The simple reason for this large number of variations is that there were, or are, so many stakeholders in the format – all wanting to have a common means to exchange media, but with differing priorities, yet none has a particular position of dominance. As such, the number of varieties is likely to continue to grow. 

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“Close, but not close enough” 

The ideal is to find a specified implementation that directly meets your requirements, however the reality is that there are many examples of “close, but not close enough”. For example, one of the dominant and most interchangeable implementations of MXF in the late 2000s was the XDCAM HD flavor defined by Sony in SMPTE RDD9. However, XDCAM HD is limited to eight channels of audio, so almost immediately, particularly in the multi-lingual markets in Asia, there was a need for an “XDCAM HD, but with 16 channels, please!”. Similarly, within months of the publication of the ARD-ZDF MXF profiles – designed for and by German broadcasters – a need arose for “the ARD-ZDF MXF profile but with subtitles”. This was something explicitly excluded from the specification.  

It’s not as if these standards and specifications were rushed to market either. The MXF concept has its roots firmly in the 1990s, with the project finally kicking off in 2001, and the first MXF standard being ratified by SMPTE in 2004. Sony pushed the first version of RDD9 (mentioned above) in 2007, the AS-10 and AS-11 applications specification that were popular in the UK and parts of the US surfaced circa 2011, while the now disbanded IRT (Institut fuer Rundfunk Technik) started circulating around 2013. Further significant changes have been published throughout 2010, with the latest update to the base standard (SMPTE ST-377) in 2019. Few would describe the progress as “rapid”.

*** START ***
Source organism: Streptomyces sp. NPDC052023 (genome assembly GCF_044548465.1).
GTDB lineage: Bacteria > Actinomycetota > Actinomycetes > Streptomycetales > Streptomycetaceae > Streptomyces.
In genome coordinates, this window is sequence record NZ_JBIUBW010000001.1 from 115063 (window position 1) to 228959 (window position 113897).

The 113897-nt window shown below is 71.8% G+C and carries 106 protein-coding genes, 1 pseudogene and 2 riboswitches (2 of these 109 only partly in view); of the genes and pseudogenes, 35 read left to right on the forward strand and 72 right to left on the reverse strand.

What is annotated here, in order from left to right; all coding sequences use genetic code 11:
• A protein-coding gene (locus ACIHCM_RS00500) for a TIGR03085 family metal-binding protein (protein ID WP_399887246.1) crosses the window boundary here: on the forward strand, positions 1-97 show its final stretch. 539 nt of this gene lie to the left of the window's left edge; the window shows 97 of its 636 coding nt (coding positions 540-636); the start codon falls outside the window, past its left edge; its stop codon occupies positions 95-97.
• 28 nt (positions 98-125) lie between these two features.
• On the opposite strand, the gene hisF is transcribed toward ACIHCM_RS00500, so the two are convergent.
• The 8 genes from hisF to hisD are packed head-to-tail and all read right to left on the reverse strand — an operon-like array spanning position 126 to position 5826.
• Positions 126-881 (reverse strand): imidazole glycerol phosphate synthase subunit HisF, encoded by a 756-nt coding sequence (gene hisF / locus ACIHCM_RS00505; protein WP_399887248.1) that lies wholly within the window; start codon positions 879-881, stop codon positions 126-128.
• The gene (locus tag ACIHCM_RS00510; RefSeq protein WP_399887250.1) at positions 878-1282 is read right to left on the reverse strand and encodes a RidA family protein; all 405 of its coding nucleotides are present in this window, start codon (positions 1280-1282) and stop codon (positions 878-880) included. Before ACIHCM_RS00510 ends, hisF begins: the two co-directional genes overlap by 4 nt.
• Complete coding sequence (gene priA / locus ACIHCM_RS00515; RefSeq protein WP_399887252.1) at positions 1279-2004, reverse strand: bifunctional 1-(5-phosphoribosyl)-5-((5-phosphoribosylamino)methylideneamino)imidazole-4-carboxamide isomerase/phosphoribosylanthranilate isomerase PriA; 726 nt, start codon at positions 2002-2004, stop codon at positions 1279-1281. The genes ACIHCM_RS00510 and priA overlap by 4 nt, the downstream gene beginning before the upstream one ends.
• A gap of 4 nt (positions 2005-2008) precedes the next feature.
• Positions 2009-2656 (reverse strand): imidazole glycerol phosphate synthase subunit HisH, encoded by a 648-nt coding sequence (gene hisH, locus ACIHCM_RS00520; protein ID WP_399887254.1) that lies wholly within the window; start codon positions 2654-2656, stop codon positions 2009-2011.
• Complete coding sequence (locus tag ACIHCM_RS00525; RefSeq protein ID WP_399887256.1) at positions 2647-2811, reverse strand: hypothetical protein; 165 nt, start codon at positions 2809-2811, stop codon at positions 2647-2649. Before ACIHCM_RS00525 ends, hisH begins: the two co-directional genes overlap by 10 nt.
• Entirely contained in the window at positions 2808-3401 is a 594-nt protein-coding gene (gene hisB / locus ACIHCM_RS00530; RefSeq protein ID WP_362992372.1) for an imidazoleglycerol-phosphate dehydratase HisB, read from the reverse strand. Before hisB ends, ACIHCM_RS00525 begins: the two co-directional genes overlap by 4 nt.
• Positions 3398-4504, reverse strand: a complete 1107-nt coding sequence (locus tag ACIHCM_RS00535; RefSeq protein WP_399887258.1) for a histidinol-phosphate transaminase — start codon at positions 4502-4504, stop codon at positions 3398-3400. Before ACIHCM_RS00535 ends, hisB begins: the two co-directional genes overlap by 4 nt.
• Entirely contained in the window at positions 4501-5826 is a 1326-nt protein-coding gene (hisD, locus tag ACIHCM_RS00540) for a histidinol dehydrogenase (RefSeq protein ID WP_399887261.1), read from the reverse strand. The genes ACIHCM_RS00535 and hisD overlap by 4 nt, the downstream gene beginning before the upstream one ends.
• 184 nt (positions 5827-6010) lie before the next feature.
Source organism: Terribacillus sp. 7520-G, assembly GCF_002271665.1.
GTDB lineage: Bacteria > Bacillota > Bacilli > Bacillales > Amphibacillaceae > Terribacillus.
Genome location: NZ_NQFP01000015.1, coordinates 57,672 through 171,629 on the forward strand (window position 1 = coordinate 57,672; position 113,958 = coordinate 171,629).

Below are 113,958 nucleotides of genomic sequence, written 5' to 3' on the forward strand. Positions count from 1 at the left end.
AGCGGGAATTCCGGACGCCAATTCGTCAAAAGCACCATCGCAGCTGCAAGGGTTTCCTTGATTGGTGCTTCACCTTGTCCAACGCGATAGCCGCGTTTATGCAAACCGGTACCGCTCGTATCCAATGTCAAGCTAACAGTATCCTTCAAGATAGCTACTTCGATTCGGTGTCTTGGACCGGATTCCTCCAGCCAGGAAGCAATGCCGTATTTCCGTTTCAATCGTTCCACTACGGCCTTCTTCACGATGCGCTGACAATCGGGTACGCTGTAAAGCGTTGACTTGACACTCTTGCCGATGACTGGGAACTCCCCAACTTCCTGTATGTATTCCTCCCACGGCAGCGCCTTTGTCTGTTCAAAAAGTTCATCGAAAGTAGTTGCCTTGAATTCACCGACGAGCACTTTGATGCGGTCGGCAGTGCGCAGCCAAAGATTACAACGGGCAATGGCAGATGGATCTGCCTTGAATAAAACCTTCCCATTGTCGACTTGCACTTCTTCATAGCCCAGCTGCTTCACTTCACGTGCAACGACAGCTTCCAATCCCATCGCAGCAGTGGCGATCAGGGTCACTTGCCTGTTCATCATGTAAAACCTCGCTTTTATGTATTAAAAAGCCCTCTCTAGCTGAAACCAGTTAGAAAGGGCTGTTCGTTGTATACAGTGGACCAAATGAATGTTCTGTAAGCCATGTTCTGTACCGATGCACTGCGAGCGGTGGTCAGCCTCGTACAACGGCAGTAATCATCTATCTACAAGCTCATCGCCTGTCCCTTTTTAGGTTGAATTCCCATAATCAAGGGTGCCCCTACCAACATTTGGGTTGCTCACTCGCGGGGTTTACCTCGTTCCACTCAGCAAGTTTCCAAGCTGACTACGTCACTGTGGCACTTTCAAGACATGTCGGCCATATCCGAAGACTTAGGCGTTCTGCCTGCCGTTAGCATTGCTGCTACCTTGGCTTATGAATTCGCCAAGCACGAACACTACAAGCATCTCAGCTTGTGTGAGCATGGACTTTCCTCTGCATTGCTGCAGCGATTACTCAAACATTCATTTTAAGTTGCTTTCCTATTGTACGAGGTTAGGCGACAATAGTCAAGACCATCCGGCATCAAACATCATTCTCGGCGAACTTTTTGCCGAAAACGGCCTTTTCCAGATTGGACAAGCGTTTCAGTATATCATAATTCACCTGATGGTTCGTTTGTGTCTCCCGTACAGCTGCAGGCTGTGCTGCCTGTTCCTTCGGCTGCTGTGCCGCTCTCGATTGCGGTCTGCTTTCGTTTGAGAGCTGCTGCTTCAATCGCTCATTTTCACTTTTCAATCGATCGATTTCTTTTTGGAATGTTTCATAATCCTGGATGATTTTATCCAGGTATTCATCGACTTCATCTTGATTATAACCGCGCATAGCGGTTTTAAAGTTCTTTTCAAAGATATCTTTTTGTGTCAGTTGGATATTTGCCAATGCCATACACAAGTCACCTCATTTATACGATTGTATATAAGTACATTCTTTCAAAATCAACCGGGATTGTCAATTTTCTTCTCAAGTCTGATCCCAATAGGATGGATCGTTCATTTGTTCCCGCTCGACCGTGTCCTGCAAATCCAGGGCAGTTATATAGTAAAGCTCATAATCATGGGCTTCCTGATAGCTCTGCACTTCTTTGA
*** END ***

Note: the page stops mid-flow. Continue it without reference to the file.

So, if you don’t quite get the interoperability promised by standards, and find yourself having to compromise on requirements, and either wait or constantly update to make sure you are compliant with the standard, might it not be better to listen to Fleetwood Mac and “go your own way”?